Sunday, September 02, 2001

Races See Two Cincinnatis

A new poll commissioned by The Enquirer finds deep divisions in the way blacks and whites view their lives, themselves and each other

By John Byczkowski and Kevin Aldridge
The Cincinnati Enquirer

       Picture two starkly different Cincinnatis: In one, many white people feel safe and secure in their homes and neighborhoods, optimistic about their jobs and the futures of their children.

        In the other, many black people worry about daily survival -- about becoming victims of violent crime and being stopped by police, about being discriminated against in places where they work, eat and shop.

  • Complete poll results and PDF of the report
  • About this series
  • How this poll was done
  • Tell us what you think
  • Letter from the Editor
  • Subtle racism gets under blacks' skin
  • City combines best, worst of North, South
  • Tensions hurt potential for growth

Complete coverage in our special section.
        Nearly five months after April's riots, a new Enquirer poll finds that attitudes of Greater Cincinnati whites and blacks range from contentment to despair.

        Whites are much more satisfied than blacks with their communities and homes and their safety from physical harm. Blacks are four times as likely to believe that their local police stop minorities simply because of their race. A third of blacks are discouraged by opportunities they've had to succeed in life, and they're equally pessimistic for their kids.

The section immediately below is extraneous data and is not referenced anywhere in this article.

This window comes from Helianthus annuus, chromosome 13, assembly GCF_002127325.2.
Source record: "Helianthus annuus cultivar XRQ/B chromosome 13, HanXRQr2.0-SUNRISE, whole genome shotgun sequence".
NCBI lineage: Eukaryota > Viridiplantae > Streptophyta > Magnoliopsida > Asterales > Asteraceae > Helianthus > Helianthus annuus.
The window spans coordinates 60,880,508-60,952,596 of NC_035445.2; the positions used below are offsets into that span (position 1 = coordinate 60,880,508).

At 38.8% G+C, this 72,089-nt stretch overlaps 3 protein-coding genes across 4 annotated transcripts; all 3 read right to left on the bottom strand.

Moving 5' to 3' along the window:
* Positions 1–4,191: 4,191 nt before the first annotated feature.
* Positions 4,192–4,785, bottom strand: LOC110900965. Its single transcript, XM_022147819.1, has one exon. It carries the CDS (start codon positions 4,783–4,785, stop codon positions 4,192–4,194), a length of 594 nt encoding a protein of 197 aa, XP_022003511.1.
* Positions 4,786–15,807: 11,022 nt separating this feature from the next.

Race relations are so strained that 85 percent of both whites and blacks rank them as a serious problem in the region. Almost as many people of both races think violence could erupt again.

        ''As far as the great dream of everybody coming together, it hasn't happened,'' says Charles Day, a white videographer in Middletown who took part in the Enquirer survey. ''I hope for my children that things will get better.''

        The Enquirer poll is the first comprehensive survey of racial attitudes since the April riots. It was conducted by the Mason-Dixon Polling & Research group of Columbia, Md., which interviewed 1,112 Greater Cincinnati adults by phone Aug. 17-23.

        Responses were tabulated by race and weighted to represent true black and white populations in Hamilton, Warren, Butler and Clermont counties in Ohio, and Boone, Campbell and Kenton counties in Kentucky. The margin of error is plus or minus 4.4 percentage points for white responses and plus or minus 5 percentage points for black responses.

Largest split in city

        When asked what they think are top issues facing their communities today, black and white respondents reveal significant differences.

        Whites are worried most about poor-performing schools and the quality of their kids' educations and about urban sprawl; race relations is third.

        Blacks are worried most about race relations and discrimination. Violent crime is next; drug and alcohol abuse ties for third with poor schools.

        The split looks even wider when viewed through the lens of blacks who live in the city of Cincinnati.

        Nearly half of city blacks say crime issues -- violent crime, petty crime and drug and alcohol abuse -- are their biggest concerns. Only one in five suburban whites -- and blacks -- share the same worries.